Newcastle is ready to cash in Scottish independence - by inviting Scottish businesses frightened by a “yes” vote to move to the North East.
City council leader Nick Forbes said a Scottish breakaway could provide an economic windfall for the region.
There was no reason for firms to move to London when it would be cheaper and easier to move to Newcastle instead, he said.
Coun Forbes revealed he had been approached by one Scottish-based bank which said “it wasn’t entirely fanciful that they would move a significant part of their operations out of Scotland south of the border”.
Employers based in Scotland “might feel that they want to move out of an independent Scotland because they prefer the security of being part of a larger Britain.
“Newcastle in those circumstances will be well placed to be the headquarters of organisations which are currently based in Scotland,” he said.
Scottish firms would find it easier to relocate staff to the North East than to order them to move to London, Coun Forbes said.
“Edinburgh is only 90 minutes away by train, it is within easy commuting distance,” he said.
The Labour council leader added: “If there is an independent Scotland, I am not prepared to see Newcastle simply become a distant remote outpost of a London-run government.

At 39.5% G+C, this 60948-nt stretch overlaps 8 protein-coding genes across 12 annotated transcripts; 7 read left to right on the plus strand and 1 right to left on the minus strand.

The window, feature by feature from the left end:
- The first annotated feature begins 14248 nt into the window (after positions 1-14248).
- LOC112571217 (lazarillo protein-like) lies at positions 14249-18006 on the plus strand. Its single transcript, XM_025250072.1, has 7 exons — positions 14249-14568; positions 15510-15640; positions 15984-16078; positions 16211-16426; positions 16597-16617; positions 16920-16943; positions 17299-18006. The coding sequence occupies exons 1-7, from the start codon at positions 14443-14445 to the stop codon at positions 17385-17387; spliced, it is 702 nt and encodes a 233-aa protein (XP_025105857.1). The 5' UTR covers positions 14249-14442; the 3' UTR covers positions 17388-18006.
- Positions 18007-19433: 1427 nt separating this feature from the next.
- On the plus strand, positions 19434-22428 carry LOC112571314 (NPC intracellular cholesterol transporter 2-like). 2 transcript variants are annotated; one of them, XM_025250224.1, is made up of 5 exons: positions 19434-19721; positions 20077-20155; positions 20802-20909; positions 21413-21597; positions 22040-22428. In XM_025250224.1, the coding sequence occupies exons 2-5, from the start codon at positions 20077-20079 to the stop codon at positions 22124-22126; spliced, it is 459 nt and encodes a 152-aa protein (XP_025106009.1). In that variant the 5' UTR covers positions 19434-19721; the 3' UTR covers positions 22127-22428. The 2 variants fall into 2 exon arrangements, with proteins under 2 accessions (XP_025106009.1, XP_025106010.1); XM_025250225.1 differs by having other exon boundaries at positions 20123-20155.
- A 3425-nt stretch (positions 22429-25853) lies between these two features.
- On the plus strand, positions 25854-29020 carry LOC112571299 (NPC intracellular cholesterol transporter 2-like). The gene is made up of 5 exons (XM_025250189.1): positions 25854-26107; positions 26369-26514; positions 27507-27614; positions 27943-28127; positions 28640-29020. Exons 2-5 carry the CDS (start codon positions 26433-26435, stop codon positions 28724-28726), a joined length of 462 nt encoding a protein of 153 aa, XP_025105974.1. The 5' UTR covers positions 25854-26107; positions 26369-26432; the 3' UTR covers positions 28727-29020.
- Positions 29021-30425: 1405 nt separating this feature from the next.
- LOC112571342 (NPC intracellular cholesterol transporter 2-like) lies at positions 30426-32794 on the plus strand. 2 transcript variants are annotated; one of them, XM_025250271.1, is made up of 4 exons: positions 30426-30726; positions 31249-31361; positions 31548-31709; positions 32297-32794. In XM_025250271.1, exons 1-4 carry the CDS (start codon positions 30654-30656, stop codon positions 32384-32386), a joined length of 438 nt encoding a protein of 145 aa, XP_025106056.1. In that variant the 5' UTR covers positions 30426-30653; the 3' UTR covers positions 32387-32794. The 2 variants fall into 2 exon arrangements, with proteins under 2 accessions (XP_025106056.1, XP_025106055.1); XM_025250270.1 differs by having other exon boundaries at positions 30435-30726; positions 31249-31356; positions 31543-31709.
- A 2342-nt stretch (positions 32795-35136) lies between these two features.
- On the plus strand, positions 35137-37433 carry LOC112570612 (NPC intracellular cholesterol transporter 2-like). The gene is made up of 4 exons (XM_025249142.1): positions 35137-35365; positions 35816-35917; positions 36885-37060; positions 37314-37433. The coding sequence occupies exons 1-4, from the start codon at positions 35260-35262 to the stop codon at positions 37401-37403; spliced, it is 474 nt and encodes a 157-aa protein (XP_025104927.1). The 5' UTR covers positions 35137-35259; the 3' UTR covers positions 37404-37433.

“If that means we are more assertive about the opportunities for business location then that is something that we will be doing.”
The Scottish independence campaign has been hit by warnings from Scottish-based banks that they will move their headquarters or parts of their operations to England if Scotland votes to go.
Lloyds Banking Group, which includes Halifax, Bank of Scotland and Scottish Widows, said it has plans in place to set up new “legal entities” in England if the Yes campaign is victorious.
Royal Bank of Scotland, which has been based in Scotland since 1727, followed suit today by saying that it would be necessary to re-domicile the Bank’s holding company and its main operating entity to England.
Clydesdale Bank, which is part of National Australia Bank, also said its contingency plans for a ‘Yes’ vote included re-registering the Bank as an English company in order to mitigate risks and provide increased certainty for customers.
Chief executive David Thorburn said: “We have strong roots in Scotland and we remain fully committed to our customers, staff and the communities in which we operate.
“Any change to the company’s legal structure would have no impact on the vast majority of the bank’s staff.
“Clydesdale Bank would continue to serve its customers just as it has since 1838 and Glasgow will continue to be the bank’s key operational centre.”
Edinburgh-based TSB, which recently returned to the London stock market after two decades, said it will establish additional legal entities in England.
The wider group is already registered in England but the banking operation is in Scotland, where it has 189 of its 631 branches and almost 2,000 staff.
Coun Forbes said the Scottish debate suggested the North East had been wrong to reject a directly-elected regional assembly, in a referendum in 2004.
He said: “I think people will look back at that result with hindsight as the wrong result for our region.
“We could have been the first properly-devolved region within the UK.”